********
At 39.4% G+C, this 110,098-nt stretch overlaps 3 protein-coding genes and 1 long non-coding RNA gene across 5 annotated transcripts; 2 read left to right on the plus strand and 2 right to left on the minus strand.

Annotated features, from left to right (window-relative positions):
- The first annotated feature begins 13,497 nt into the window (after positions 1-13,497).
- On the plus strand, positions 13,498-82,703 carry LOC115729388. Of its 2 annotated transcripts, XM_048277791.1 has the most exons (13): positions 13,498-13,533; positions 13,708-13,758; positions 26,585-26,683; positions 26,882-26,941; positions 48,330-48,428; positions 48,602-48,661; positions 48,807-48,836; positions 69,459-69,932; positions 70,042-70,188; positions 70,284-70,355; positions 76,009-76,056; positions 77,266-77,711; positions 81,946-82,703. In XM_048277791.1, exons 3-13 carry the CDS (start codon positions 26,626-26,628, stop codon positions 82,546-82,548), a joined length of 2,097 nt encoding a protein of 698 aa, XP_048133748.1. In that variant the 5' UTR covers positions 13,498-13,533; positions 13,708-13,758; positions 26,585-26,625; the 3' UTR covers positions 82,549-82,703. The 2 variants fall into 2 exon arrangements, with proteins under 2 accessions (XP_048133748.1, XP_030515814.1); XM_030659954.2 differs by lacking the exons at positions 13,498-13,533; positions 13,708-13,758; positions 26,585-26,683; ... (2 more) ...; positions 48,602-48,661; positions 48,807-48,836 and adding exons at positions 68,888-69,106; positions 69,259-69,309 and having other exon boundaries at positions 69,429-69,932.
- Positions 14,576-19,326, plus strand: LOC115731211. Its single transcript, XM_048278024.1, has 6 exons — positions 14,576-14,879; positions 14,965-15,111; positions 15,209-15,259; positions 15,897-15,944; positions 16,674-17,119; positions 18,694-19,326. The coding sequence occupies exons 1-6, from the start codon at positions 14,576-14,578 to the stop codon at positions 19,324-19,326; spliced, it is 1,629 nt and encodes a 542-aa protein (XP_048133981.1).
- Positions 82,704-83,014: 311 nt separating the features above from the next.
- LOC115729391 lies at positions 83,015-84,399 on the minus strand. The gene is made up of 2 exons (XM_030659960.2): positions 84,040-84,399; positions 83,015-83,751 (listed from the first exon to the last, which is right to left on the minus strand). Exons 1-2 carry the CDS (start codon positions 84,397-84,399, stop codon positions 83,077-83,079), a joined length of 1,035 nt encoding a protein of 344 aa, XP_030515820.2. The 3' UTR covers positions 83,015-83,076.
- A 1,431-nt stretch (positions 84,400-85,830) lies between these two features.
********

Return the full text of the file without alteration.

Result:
At 39.4% G+C, this 110,098-nt stretch overlaps 3 protein-coding genes and 1 long non-coding RNA gene across 5 annotated transcripts; 2 read left to right on the plus strand and 2 right to left on the minus strand.

Annotated features, from left to right (window-relative positions):
- The first annotated feature begins 13,497 nt into the window (after positions 1-13,497).
- On the plus strand, positions 13,498-82,703 carry LOC115729388. Of its 2 annotated transcripts, XM_048277791.1 has the most exons (13): positions 13,498-13,533; positions 13,708-13,758; positions 26,585-26,683; positions 26,882-26,941; positions 48,330-48,428; positions 48,602-48,661; positions 48,807-48,836; positions 69,459-69,932; positions 70,042-70,188; positions 70,284-70,355; positions 76,009-76,056; positions 77,266-77,711; positions 81,946-82,703. In XM_048277791.1, exons 3-13 carry the CDS (start codon positions 26,626-26,628, stop codon positions 82,546-82,548), a joined length of 2,097 nt encoding a protein of 698 aa, XP_048133748.1. In that variant the 5' UTR covers positions 13,498-13,533; positions 13,708-13,758; positions 26,585-26,625; the 3' UTR covers positions 82,549-82,703. The 2 variants fall into 2 exon arrangements, with proteins under 2 accessions (XP_048133748.1, XP_030515814.1); XM_030659954.2 differs by lacking the exons at positions 13,498-13,533; positions 13,708-13,758; positions 26,585-26,683; ... (2 more) ...; positions 48,602-48,661; positions 48,807-48,836 and adding exons at positions 68,888-69,106; positions 69,259-69,309 and having other exon boundaries at positions 69,429-69,932.
- Positions 14,576-19,326, plus strand: LOC115731211. Its single transcript, XM_048278024.1, has 6 exons — positions 14,576-14,879; positions 14,965-15,111; positions 15,209-15,259; positions 15,897-15,944; positions 16,674-17,119; positions 18,694-19,326. The coding sequence occupies exons 1-6, from the start codon at positions 14,576-14,578 to the stop codon at positions 19,324-19,326; spliced, it is 1,629 nt and encodes a 542-aa protein (XP_048133981.1).
- Positions 82,704-83,014: 311 nt separating the features above from the next.
- LOC115729391 lies at positions 83,015-84,399 on the minus strand. The gene is made up of 2 exons (XM_030659960.2): positions 84,040-84,399; positions 83,015-83,751 (listed from the first exon to the last, which is right to left on the minus strand). Exons 1-2 carry the CDS (start codon positions 84,397-84,399, stop codon positions 83,077-83,079), a joined length of 1,035 nt encoding a protein of 344 aa, XP_030515820.2. The 3' UTR covers positions 83,015-83,076.
- A 1,431-nt stretch (positions 84,400-85,830) lies between these two features.